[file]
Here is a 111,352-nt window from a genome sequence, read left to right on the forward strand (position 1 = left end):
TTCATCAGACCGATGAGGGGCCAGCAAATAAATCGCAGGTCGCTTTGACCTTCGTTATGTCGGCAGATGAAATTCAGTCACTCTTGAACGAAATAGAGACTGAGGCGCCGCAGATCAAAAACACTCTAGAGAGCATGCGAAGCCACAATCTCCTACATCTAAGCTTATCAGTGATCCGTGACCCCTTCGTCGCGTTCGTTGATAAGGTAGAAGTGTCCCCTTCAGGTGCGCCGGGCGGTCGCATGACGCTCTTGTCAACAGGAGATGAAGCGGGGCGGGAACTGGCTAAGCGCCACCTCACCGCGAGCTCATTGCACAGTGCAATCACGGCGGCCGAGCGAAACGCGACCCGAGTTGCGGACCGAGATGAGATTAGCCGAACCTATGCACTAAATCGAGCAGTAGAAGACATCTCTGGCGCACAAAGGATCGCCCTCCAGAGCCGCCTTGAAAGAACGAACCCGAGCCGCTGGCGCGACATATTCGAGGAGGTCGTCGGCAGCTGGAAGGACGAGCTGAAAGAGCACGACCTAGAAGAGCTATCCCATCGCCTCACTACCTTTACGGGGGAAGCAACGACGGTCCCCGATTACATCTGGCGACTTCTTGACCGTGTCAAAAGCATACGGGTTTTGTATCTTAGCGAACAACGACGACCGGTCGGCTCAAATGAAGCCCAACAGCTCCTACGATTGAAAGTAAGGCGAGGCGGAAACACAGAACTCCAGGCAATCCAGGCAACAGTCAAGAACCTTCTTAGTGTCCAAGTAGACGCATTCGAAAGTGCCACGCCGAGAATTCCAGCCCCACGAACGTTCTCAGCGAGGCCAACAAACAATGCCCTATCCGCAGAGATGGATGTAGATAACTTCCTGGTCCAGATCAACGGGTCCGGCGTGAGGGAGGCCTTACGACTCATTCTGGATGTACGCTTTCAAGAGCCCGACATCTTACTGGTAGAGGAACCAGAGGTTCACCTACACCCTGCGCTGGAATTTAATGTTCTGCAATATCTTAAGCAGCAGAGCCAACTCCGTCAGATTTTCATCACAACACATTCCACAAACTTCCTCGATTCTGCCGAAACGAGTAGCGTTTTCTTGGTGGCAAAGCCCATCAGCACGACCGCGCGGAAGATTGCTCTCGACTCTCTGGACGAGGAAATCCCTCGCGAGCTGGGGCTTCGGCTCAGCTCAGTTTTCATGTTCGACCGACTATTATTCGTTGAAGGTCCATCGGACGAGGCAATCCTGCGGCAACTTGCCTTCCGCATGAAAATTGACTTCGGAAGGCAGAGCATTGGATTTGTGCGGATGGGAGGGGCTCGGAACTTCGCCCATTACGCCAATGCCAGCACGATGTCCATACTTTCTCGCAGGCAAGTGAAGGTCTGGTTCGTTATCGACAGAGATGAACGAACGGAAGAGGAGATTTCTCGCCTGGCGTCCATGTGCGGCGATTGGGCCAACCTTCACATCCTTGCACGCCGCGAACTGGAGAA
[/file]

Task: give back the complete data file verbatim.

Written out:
Here is a 111,352-nt window from a genome sequence, read left to right on the forward strand (position 1 = left end):
TTCATCAGACCGATGAGGGGCCAGCAAATAAATCGCAGGTCGCTTTGACCTTCGTTATGTCGGCAGATGAAATTCAGTCACTCTTGAACGAAATAGAGACTGAGGCGCCGCAGATCAAAAACACTCTAGAGAGCATGCGAAGCCACAATCTCCTACATCTAAGCTTATCAGTGATCCGTGACCCCTTCGTCGCGTTCGTTGATAAGGTAGAAGTGTCCCCTTCAGGTGCGCCGGGCGGTCGCATGACGCTCTTGTCAACAGGAGATGAAGCGGGGCGGGAACTGGCTAAGCGCCACCTCACCGCGAGCTCATTGCACAGTGCAATCACGGCGGCCGAGCGAAACGCGACCCGAGTTGCGGACCGAGATGAGATTAGCCGAACCTATGCACTAAATCGAGCAGTAGAAGACATCTCTGGCGCACAAAGGATCGCCCTCCAGAGCCGCCTTGAAAGAACGAACCCGAGCCGCTGGCGCGACATATTCGAGGAGGTCGTCGGCAGCTGGAAGGACGAGCTGAAAGAGCACGACCTAGAAGAGCTATCCCATCGCCTCACTACCTTTACGGGGGAAGCAACGACGGTCCCCGATTACATCTGGCGACTTCTTGACCGTGTCAAAAGCATACGGGTTTTGTATCTTAGCGAACAACGACGACCGGTCGGCTCAAATGAAGCCCAACAGCTCCTACGATTGAAAGTAAGGCGAGGCGGAAACACAGAACTCCAGGCAATCCAGGCAACAGTCAAGAACCTTCTTAGTGTCCAAGTAGACGCATTCGAAAGTGCCACGCCGAGAATTCCAGCCCCACGAACGTTCTCAGCGAGGCCAACAAACAATGCCCTATCCGCAGAGATGGATGTAGATAACTTCCTGGTCCAGATCAACGGGTCCGGCGTGAGGGAGGCCTTACGACTCATTCTGGATGTACGCTTTCAAGAGCCCGACATCTTACTGGTAGAGGAACCAGAGGTTCACCTACACCCTGCGCTGGAATTTAATGTTCTGCAATATCTTAAGCAGCAGAGCCAACTCCGTCAGATTTTCATCACAACACATTCCACAAACTTCCTCGATTCTGCCGAAACGAGTAGCGTTTTCTTGGTGGCAAAGCCCATCAGCACGACCGCGCGGAAGATTGCTCTCGACTCTCTGGACGAGGAAATCCCTCGCGAGCTGGGGCTTCGGCTCAGCTCAGTTTTCATGTTCGACCGACTATTATTCGTTGAAGGTCCATCGGACGAGGCAATCCTGCGGCAACTTGCCTTCCGCATGAAAATTGACTTCGGAAGGCAGAGCATTGGATTTGTGCGGATGGGAGGGGCTCGGAACTTCGCCCATTACGCCAATGCCAGCACGATGTCCATACTTTCTCGCAGGCAAGTGAAGGTCTGGTTCGTTATCGACAGAGATGAACGAACGGAAGAGGAGATTTCTCGCCTGGCGTCCATGTGCGGCGATTGGGCCAACCTTCACATCCTTGCACGCCGCGAACTGGAGAA